All insurance institutions must submit records of their bond trades by the end of March, as the top insurance regulator moves to address rising credit risks in the bond market.
The data will be reviewed to paint a clear picture of bond investment by insurers and highlight potential risks, thus addressing issues at the source, according to a statement by China Insurance Regulatory Commission (CIRC).
So far, insurance funds have been channeled into bank deposits, bonds, stocks and other fields, among which, the majority are parked in the bond market.
CIRC data showed, by the end of February, the balance of insurance assets was 13.85 trillion yuan (about 2.01 trillion U.S. dollars), up 3.44 percent from the beginning of 2017.
This year, insurers and regulators will continue to explore solutions to ensure asset safety and increase asset value.
The regulator is aware of the risks.
"About 80 percent of insurance funds were used to buy credit products, such as corporate bonds, associated with credit risks. This is a default-prone period, said Chen Wenhui, vice chairman of CIRC, adding that defaults had already occurred in some bonds and trust products.
"In order to secure more yields amid an asset shortage, insurers have to lift their risk tolerance and (channel) more assets into high-risk and high-profit markets," said Chen.
He stressed that default risks should not be underestimated due to excessive leverage in the corporate sector and expansion of the bond market.
In fact, the regulator has taken measures to enhance liability management of insurance assets and reinforce supervision of insurance investment.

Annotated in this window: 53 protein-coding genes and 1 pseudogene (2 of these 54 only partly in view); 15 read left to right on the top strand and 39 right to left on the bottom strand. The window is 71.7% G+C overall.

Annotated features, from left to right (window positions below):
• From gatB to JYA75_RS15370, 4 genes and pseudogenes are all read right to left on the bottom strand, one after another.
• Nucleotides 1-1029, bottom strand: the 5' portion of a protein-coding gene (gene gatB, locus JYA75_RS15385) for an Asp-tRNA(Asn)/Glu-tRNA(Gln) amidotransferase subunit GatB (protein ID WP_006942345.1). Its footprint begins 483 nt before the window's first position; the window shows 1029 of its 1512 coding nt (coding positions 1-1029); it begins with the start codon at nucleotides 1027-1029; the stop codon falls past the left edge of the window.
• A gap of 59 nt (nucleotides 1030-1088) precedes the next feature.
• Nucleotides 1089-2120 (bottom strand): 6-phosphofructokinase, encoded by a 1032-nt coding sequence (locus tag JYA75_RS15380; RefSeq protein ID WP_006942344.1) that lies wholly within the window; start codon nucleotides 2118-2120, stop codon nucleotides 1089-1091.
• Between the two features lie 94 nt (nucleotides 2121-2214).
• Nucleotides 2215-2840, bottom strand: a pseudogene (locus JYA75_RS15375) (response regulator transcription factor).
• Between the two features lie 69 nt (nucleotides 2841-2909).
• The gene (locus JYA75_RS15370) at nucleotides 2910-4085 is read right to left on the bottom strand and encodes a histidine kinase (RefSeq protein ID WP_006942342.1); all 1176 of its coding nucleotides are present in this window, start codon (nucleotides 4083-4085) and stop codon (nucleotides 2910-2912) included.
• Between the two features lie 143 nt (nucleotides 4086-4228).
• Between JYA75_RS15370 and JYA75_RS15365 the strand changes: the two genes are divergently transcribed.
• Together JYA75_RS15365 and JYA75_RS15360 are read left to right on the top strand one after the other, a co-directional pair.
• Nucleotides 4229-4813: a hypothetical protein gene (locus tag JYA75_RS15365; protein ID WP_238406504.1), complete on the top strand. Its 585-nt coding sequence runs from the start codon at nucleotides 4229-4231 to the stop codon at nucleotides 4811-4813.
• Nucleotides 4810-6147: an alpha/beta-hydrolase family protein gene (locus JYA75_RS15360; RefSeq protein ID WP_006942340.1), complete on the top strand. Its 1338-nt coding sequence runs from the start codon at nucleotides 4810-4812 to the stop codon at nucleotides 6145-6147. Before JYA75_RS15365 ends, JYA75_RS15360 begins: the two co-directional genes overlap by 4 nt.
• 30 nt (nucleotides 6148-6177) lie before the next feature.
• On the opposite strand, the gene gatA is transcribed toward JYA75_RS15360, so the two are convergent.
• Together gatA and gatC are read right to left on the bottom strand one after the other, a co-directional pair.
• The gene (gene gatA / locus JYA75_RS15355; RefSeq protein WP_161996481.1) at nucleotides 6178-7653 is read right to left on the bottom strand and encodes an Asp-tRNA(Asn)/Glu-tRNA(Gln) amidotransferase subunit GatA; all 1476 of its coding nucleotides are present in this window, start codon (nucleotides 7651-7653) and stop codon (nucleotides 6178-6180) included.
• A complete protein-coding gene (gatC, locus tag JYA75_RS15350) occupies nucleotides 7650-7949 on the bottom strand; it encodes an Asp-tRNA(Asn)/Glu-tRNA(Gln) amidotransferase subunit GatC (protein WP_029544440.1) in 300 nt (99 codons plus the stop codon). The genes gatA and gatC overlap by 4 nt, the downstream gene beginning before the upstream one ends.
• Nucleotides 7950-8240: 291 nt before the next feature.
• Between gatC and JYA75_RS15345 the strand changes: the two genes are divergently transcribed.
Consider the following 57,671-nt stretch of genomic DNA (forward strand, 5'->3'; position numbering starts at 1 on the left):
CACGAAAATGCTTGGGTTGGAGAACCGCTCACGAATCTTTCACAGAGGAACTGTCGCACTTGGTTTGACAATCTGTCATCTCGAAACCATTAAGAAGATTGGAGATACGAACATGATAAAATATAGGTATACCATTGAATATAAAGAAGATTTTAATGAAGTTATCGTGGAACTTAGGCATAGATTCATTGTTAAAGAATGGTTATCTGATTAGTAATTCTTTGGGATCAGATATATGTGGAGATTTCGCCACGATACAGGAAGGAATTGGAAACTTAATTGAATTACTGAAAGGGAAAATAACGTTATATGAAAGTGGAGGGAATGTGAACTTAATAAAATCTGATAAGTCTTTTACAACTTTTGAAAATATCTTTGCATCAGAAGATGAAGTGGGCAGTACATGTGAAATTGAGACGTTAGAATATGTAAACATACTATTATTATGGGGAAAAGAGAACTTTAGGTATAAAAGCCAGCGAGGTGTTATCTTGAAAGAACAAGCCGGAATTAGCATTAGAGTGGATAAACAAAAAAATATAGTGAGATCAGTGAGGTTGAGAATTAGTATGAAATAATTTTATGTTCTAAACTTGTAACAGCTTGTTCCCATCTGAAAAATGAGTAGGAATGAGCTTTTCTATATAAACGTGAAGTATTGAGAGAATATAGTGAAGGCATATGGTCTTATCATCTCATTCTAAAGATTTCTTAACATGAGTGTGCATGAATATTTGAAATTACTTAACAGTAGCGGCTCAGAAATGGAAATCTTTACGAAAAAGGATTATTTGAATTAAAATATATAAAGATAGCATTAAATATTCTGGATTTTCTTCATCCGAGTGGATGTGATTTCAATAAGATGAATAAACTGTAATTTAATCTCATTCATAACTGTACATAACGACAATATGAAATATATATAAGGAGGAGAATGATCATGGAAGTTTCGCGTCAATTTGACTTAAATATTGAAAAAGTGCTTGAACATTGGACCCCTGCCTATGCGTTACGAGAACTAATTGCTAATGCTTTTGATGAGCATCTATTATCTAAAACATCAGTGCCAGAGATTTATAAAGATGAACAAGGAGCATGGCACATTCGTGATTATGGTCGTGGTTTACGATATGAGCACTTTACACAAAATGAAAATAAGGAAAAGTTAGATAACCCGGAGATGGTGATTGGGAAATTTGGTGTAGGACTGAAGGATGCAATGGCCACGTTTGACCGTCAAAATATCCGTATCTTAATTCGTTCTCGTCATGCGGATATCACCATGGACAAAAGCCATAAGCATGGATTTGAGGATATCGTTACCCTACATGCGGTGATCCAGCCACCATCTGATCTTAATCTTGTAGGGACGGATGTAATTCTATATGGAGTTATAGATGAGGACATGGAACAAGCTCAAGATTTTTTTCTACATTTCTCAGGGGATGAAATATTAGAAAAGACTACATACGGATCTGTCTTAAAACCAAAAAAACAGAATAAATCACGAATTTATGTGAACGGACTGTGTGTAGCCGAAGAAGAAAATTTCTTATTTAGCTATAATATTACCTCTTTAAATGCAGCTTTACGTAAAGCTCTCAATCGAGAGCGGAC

Risks in China's insurance sector is generally controllable as more than 90 percent of corporate bonds purchased by insurance assets are rated AAA or AA, according to the Insurance Asset Management Association of China.
The CIRC-led screening is intended to give an overview of Chinese insurers' bond transactions, and assist regulators in the formulation of a road map and policy timetable, according to the top regulator.
"Asset-liability management (ALM) is the mainstay of stable operations for insurers, and risk management," said Chen.
The CIRC will continue to apply targeted and effective oversight through ALM on different accounts.
"The insurance industry will seek to improve the market exit system and prevent bad money from driving out good money," said Zhu Junsheng, a researcher with the Development Research Center of the State Council.
Insurers that are not adequately qualified or abuse the screening system, will be suspended or have their business qualifications annulled, Zhu suggested.